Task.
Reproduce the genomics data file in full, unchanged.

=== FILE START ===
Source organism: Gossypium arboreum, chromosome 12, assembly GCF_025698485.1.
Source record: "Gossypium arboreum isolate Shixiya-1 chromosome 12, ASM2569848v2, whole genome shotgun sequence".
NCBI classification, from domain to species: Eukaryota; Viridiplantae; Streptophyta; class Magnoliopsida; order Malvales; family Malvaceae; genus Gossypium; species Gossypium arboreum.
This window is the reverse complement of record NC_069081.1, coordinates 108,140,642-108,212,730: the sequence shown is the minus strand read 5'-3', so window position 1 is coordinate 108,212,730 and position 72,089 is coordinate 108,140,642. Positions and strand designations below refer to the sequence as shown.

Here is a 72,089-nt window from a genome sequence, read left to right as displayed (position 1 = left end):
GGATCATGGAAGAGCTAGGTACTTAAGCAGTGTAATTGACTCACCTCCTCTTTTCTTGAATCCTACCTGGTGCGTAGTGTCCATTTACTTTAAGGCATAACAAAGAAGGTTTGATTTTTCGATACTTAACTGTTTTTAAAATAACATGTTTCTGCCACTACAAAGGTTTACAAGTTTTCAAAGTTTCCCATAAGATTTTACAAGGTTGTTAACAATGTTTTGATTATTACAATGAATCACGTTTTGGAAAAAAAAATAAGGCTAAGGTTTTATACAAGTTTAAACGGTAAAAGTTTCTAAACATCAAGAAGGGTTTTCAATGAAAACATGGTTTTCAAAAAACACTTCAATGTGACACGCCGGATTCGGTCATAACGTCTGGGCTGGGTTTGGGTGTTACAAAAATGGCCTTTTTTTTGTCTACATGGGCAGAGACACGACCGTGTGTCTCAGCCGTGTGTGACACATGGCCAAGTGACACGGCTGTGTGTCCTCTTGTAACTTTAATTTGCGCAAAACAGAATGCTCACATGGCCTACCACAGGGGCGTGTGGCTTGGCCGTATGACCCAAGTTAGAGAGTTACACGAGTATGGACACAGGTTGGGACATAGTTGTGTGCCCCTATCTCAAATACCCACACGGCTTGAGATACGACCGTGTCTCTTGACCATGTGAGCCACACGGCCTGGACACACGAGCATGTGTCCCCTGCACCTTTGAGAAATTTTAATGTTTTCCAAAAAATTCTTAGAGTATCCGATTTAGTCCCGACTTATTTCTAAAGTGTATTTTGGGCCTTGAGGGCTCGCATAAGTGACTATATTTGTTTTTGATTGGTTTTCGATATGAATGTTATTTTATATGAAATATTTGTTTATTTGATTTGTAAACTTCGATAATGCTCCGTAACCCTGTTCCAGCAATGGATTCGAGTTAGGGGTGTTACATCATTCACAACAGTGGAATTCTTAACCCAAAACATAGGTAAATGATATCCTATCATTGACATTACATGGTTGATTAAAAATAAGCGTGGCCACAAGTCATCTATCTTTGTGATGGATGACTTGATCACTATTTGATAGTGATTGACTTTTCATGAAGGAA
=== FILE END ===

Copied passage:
Source organism: Gossypium arboreum, chromosome 12, assembly GCF_025698485.1.
Source record: "Gossypium arboreum isolate Shixiya-1 chromosome 12, ASM2569848v2, whole genome shotgun sequence".
NCBI classification, from domain to species: Eukaryota; Viridiplantae; Streptophyta; class Magnoliopsida; order Malvales; family Malvaceae; genus Gossypium; species Gossypium arboreum.
This window is the reverse complement of record NC_069081.1, coordinates 108,140,642-108,212,730: the sequence shown is the minus strand read 5'-3', so window position 1 is coordinate 108,212,730 and position 72,089 is coordinate 108,140,642. Positions and strand designations below refer to the sequence as shown.

Here is a 72,089-nt window from a genome sequence, read left to right as displayed (position 1 = left end):
GGATCATGGAAGAGCTAGGTACTTAAGCAGTGTAATTGACTCACCTCCTCTTTTCTTGAATCCTACCTGGTGCGTAGTGTCCATTTACTTTAAGGCATAACAAAGAAGGTTTGATTTTTCGATACTTAACTGTTTTTAAAATAACATGTTTCTGCCACTACAAAGGTTTACAAGTTTTCAAAGTTTCCCATAAGATTTTACAAGGTTGTTAACAATGTTTTGATTATTACAATGAATCACGTTTTGGAAAAAAAAATAAGGCTAAGGTTTTATACAAGTTTAAACGGTAAAAGTTTCTAAACATCAAGAAGGGTTTTCAATGAAAACATGGTTTTCAAAAAACACTTCAATGTGACACGCCGGATTCGGTCATAACGTCTGGGCTGGGTTTGGGTGTTACAAAAATGGCCTTTTTTTTGTCTACATGGGCAGAGACACGACCGTGTGTCTCAGCCGTGTGTGACACATGGCCAAGTGACACGGCTGTGTGTCCTCTTGTAACTTTAATTTGCGCAAAACAGAATGCTCACATGGCCTACCACAGGGGCGTGTGGCTTGGCCGTATGACCCAAGTTAGAGAGTTACACGAGTATGGACACAGGTTGGGACATAGTTGTGTGCCCCTATCTCAAATACCCACACGGCTTGAGATACGACCGTGTCTCTTGACCATGTGAGCCACACGGCCTGGACACACGAGCATGTGTCCCCTGCACCTTTGAGAAATTTTAATGTTTTCCAAAAAATTCTTAGAGTATCCGATTTAGTCCCGACTTATTTCTAAAGTGTATTTTGGGCCTTGAGGGCTCGCATAAGTGACTATATTTGTTTTTGATTGGTTTTCGATATGAATGTTATTTTATATGAAATATTTGTTTATTTGATTTGTAAACTTCGATAATGCTCCGTAACCCTGTTCCAGCAATGGATTCGAGTTAGGGGTGTTACATCATTCACAACAGTGGAATTCTTAACCCAAAACATAGGTAAATGATATCCTATCATTGACATTACATGGTTGATTAAAAATAAGCGTGGCCACAAGTCATCTATCTTTGTGATGGATGACTTGATCACTATTTGATAGTGATTGACTTTTCATGAAGGAA